The Most Annoying Airline Rules and Policies
Unless you’re up for constant road-tripping or a spot on the no-fly list, there’s not much you can do to fight back. Your best bet is to read the fine print, know the rules, and do your best to steer clear when you can (oh, and leave your ninja throwing stars at home). Arm yourself with our roundup of the dumbest policies and regulations enforced by carriers, airports, and Homeland Security.
The Only Safe Drink is a Hidden Drink
If you’re en route home from an international trip, check the rules before you buy anything in the airport. Certain hubs overseas—Changi and Seoul, among others—have a second security check at the departure gate to ensure you’re not bringing anything illicit (like a 20-ounce Diet Coke from the nearby vending maching) across international borders. The catch: Many don’t conduct full bag searches, so it’s only the visible stuff that gets confiscated. If you’re sipping an airport-purchased bottle of water while boarding your Seoul-Seattle flight, it’ll get snatched, but the same bottle shoved in your backpack is fine once you’re on board. Just in case, buy the cheap stuff, and be ready to chug at a moment’s notice.
Your Online Reservation Costs Extra...
Spirit Airlines charges an extra $9 to $18 one-way to book your flight online or over the phone rather than at an airport ticket window. That’s in spite of the fact that in-person ticket booking means more employees on the clock, while automated online reservation systems save the company money.
...And So Does Picking a Seat
Spirit takes the cake when it comes to inane airline fees. Just to reserve a seat ahead of time—yep, even the crappy non-reclining one next to the toilets—can cost up to $50, even though it saves their employees time on the other end to have customers seats already assigned.
Destination, Not Flight Time, Determines Whether You’ll Eat
On American Airlines, complimentary meal service is offered based on the route, not the length of your flight. So while you’ll eat (and more importantly, drink) for free on the 6.5 hour flight from New York to London, you’re stuck shelling out for booze and snacks on the 7 hour domestic route from Phoenix to Honolulu. We are reporting on this purely for objective journalistic reasons and not at all because of that one time last weekend that a writer who shall remain nameless suffered the indignity of purchasing a $7 snack box on a flight to Hawai’i.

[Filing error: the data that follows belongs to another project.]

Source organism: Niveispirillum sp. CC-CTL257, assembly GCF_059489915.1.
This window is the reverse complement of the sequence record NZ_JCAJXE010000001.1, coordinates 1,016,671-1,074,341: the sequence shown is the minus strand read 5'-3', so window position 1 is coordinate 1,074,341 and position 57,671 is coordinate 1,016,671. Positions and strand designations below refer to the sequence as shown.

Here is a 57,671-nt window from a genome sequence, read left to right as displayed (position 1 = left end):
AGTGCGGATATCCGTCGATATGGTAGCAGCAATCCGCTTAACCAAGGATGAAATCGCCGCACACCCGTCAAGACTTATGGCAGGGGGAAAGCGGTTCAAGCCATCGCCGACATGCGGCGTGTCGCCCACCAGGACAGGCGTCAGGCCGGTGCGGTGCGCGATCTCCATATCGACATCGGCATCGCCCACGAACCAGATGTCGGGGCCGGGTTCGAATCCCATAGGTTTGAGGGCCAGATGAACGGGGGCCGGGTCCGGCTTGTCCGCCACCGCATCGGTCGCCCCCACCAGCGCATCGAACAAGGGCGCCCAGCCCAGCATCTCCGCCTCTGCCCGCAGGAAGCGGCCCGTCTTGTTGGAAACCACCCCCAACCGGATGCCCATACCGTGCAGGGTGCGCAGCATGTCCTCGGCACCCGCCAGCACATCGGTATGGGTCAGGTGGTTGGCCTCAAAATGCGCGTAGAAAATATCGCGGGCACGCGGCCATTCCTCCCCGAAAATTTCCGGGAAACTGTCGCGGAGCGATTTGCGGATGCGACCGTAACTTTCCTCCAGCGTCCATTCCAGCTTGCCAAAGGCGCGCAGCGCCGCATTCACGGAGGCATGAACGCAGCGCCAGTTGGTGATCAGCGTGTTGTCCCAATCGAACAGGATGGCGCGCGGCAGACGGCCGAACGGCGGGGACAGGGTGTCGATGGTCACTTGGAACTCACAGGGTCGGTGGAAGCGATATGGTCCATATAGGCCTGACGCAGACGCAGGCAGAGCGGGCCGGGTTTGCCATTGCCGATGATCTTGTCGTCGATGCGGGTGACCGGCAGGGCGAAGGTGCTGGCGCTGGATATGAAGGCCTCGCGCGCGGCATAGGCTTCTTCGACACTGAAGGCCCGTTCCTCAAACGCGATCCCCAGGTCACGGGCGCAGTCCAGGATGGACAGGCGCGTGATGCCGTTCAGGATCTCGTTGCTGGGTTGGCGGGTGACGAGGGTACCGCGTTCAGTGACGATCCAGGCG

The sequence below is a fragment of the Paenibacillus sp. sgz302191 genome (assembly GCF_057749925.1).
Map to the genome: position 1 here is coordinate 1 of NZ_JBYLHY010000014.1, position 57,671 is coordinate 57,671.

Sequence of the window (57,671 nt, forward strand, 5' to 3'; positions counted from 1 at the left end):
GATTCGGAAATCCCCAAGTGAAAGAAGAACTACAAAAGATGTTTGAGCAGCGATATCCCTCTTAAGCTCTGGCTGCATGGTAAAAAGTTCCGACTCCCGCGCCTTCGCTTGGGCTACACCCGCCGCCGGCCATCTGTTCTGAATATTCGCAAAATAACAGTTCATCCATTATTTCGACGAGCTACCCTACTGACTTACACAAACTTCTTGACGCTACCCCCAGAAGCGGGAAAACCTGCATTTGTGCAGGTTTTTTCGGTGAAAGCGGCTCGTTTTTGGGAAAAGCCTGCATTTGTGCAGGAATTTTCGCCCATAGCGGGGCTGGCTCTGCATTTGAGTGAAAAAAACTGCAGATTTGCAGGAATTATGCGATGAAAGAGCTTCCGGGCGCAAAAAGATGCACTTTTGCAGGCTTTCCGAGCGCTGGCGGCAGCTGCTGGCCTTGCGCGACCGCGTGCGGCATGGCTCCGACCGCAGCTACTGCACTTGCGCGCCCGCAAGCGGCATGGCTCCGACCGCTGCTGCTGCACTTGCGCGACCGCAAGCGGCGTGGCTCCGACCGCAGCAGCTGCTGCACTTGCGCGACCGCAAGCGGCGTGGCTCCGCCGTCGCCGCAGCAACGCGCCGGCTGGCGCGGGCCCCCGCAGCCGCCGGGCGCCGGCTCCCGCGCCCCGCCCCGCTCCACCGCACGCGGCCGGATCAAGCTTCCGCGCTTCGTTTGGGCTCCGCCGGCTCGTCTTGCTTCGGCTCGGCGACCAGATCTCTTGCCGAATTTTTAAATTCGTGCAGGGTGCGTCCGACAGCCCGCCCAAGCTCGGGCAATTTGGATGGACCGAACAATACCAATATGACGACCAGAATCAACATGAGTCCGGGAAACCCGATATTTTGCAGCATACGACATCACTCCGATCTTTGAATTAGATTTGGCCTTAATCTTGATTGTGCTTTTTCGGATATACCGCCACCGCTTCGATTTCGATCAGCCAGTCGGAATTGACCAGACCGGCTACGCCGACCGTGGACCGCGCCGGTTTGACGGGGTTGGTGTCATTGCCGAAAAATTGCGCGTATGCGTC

Water is Bad. Frozen Water is Good!
TSA rules state that frozen liquids are allowed so long as they’re not slushy or partially melted. So while your full water bottle has to be chugged or tossed, your full FROZEN water bottle will ease on down the road, no problem. Our official statement on the matter: ¯_(ツ)_/¯
Your Carry-On Weight Matters (for Exactly 30 Seconds)
If you’re traveling Air France, wear your best cargo pants. The airline rules state that your carry-on bag and personal item can have a combined weight of no more than 12 kg—about 26 pounds. Just to put that in perspective, a 15-inch Macbook Pro, an empty backpack, and an empty carry-on rollerboard weigh about 16 pounds, so it’s easy to tip the scales once you’ve, you know, packed stuff. The catch: Your weight doesn’t matter, and the helpful folks at the baggage counter will tell you to wear your heaviest items or stash them on your person out of sight for the time it takes the ticket checker to weigh your bag before you’re ushered into the security line. Once you’ve made it safely past the scale, empty your pockets back into your luggage. Yes, this policy is as nonsensical as it sounds.
Big Laptops: Possibly Bombs. Small Laptops: Definitely Not Bombs.
According to TSA regulations, 11-inch laptops can stay in your bag on the conveyor belt, while 13-inch laptops must come out. Supposedly the extra couple inches mean more room for smuggling illegal items through security. The real catch: Policy knowledge and enforcement varies between airports, so a poorly-run checkpoint might mean separate screening regardless of your computer’s dimensions. #NotAllLaptops
Airlines Aren’t Liable for Stolen Items...Even When You’re Forced to Gate-Check
You’re a smart, T+L-reading traveler, so you know better than to pack any valuables in your checked luggage. But if you’re stuck gate-checking a carry-on bag due to full overhead bins, be sure to take out anything expensive or important before you do: Even if you check a bag against your will, airlines aren’t liable for your missing jewelry or tablet.
When in Doubt, Assume Men are Evil Kidnappers!
A few years back, British Airways was successfully sued for discrimination after a male passenger was asked to switch seats and told the airline prohibited men from sitting next to unaccompanied minors. Other carriers have since eliminated similar rules, but Qantas has yet to back down, claiming that statistics support the policy. Statistics also say that men are more likely to murder women than vice-versa, so let’s go ahead and gender-segregate the whole plane while we’re at it, eh guys?
You Can Get That Discount—For a Fee
Most airlines are happy to refund you the price difference if a fare drops on the same day. Virgin America, on the other hand, will give you the discount only if you first pay a $100 per ticket change fee. Read the fine print before you try to land a lower-priced fare.